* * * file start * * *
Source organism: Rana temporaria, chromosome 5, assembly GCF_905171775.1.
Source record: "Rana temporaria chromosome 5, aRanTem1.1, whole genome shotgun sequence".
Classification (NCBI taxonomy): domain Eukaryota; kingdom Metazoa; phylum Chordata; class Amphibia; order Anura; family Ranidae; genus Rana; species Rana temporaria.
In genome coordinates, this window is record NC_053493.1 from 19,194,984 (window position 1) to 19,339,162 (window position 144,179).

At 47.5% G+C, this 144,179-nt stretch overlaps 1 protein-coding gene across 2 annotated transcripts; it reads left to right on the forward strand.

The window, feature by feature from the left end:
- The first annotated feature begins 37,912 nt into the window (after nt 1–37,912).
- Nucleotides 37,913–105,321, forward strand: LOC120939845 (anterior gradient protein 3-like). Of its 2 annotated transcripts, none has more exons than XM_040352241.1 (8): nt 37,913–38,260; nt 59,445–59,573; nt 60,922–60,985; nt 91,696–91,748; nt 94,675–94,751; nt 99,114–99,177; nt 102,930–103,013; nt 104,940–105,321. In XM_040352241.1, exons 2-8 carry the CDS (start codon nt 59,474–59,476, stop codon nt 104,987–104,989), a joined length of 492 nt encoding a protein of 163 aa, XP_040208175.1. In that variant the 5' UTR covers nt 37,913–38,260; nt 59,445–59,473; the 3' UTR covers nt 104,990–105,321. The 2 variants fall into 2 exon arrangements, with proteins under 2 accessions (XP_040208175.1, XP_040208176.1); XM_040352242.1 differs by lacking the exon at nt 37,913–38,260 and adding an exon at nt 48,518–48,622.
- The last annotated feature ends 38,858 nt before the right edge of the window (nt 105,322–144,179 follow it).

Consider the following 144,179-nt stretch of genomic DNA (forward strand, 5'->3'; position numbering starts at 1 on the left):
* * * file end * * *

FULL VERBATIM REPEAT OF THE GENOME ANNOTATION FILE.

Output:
Source organism: Rana temporaria, chromosome 5, assembly GCF_905171775.1.
Source record: "Rana temporaria chromosome 5, aRanTem1.1, whole genome shotgun sequence".
Classification (NCBI taxonomy): domain Eukaryota; kingdom Metazoa; phylum Chordata; class Amphibia; order Anura; family Ranidae; genus Rana; species Rana temporaria.
In genome coordinates, this window is record NC_053493.1 from 19,194,984 (window position 1) to 19,339,162 (window position 144,179).

At 47.5% G+C, this 144,179-nt stretch overlaps 1 protein-coding gene across 2 annotated transcripts; it reads left to right on the forward strand.

The window, feature by feature from the left end:
- The first annotated feature begins 37,912 nt into the window (after nt 1–37,912).
- Nucleotides 37,913–105,321, forward strand: LOC120939845 (anterior gradient protein 3-like). Of its 2 annotated transcripts, none has more exons than XM_040352241.1 (8): nt 37,913–38,260; nt 59,445–59,573; nt 60,922–60,985; nt 91,696–91,748; nt 94,675–94,751; nt 99,114–99,177; nt 102,930–103,013; nt 104,940–105,321. In XM_040352241.1, exons 2-8 carry the CDS (start codon nt 59,474–59,476, stop codon nt 104,987–104,989), a joined length of 492 nt encoding a protein of 163 aa, XP_040208175.1. In that variant the 5' UTR covers nt 37,913–38,260; nt 59,445–59,473; the 3' UTR covers nt 104,990–105,321. The 2 variants fall into 2 exon arrangements, with proteins under 2 accessions (XP_040208175.1, XP_040208176.1); XM_040352242.1 differs by lacking the exon at nt 37,913–38,260 and adding an exon at nt 48,518–48,622.
- The last annotated feature ends 38,858 nt before the right edge of the window (nt 105,322–144,179 follow it).

Consider the following 144,179-nt stretch of genomic DNA (forward strand, 5'->3'; position numbering starts at 1 on the left):